What going to University meant to my family

My parents were always of the understanding that in order to be a Primary School Teacher, I would need to train at a University.

Neither of my parents attended University, so they weren’t exactly sure about how the process of applying worked, but were supportive of me and my ambition from the very start.

My dad worked as an apprentice straight after finishing college before becoming a binder in a printing factory. My mum started full-time work as an administrator straight after finishing high school.

I was the first grandchild on my dad’s side to go to University, and the second on my mum’s side – so you could say that going to University is seen as a privilege in my family.


My parents came to all of the Open Days with me, and my mum took me to my interviews. They were both desperate for me to get a place at University as they knew how competitive it is getting onto Primary Teaching courses (from their research) – especially the University of Worcester that I had my heart set on from day one.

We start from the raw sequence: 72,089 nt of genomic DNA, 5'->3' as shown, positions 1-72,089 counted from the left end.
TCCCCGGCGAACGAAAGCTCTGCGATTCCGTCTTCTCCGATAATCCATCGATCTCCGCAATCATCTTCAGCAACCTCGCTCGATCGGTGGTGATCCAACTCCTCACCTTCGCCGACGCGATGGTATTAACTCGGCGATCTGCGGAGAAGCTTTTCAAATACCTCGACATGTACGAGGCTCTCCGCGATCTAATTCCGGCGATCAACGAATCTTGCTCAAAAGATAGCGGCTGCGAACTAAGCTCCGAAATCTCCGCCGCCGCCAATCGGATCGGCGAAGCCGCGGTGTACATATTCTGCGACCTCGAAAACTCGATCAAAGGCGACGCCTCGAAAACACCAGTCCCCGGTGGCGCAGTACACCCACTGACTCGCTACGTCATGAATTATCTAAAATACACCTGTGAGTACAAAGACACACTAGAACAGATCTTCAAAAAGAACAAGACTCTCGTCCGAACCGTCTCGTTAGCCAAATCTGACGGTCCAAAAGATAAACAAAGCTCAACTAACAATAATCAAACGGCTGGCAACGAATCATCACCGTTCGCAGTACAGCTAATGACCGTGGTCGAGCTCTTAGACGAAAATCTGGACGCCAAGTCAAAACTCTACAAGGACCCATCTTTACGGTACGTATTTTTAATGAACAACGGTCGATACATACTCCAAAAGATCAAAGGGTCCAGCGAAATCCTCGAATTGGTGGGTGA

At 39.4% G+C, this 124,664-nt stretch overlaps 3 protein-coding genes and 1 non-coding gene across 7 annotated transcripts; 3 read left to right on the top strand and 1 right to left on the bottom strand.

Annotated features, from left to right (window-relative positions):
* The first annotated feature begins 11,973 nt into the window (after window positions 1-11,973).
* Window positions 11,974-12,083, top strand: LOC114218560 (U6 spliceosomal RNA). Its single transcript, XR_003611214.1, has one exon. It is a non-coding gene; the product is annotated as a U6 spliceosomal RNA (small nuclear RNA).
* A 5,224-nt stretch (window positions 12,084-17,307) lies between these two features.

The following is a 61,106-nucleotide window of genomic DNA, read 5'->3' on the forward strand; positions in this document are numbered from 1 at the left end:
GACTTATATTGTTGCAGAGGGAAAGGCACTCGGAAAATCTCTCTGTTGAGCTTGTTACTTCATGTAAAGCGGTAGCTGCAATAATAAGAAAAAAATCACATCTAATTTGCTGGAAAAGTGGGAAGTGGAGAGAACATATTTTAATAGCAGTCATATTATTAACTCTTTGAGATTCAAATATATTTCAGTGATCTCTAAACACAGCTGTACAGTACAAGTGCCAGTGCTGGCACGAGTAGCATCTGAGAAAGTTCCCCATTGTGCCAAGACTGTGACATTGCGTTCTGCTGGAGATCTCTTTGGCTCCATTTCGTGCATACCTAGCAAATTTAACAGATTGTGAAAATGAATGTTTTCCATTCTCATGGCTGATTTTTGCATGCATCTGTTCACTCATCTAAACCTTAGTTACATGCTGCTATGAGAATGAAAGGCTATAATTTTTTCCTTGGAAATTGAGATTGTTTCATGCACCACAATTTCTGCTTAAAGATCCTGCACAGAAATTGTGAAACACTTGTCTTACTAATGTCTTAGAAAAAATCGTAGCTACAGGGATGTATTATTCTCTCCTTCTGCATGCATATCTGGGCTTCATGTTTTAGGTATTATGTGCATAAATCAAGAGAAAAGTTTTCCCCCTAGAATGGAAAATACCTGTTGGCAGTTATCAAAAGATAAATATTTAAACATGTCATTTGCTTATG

Just after I applied to University my dad was diagnosed with cancer, so it had to be the University of Worcester that I attended in order for me to help my mum care for him during his treatment and operations. Luckily, after extreme nerves and even tears at my interview, I was given an offer!

Everything I do at University is to make my parents proud. They have always said that they want me to live a life they never had, with a real career and inspiring young children for the rest of my life.

Staying at home whilst studying at the University of Worcester has meant that my support system – my family – have been around to help me through my struggles.

When I collect my scroll during my graduation next November, my degree will not only be for myself but for my family.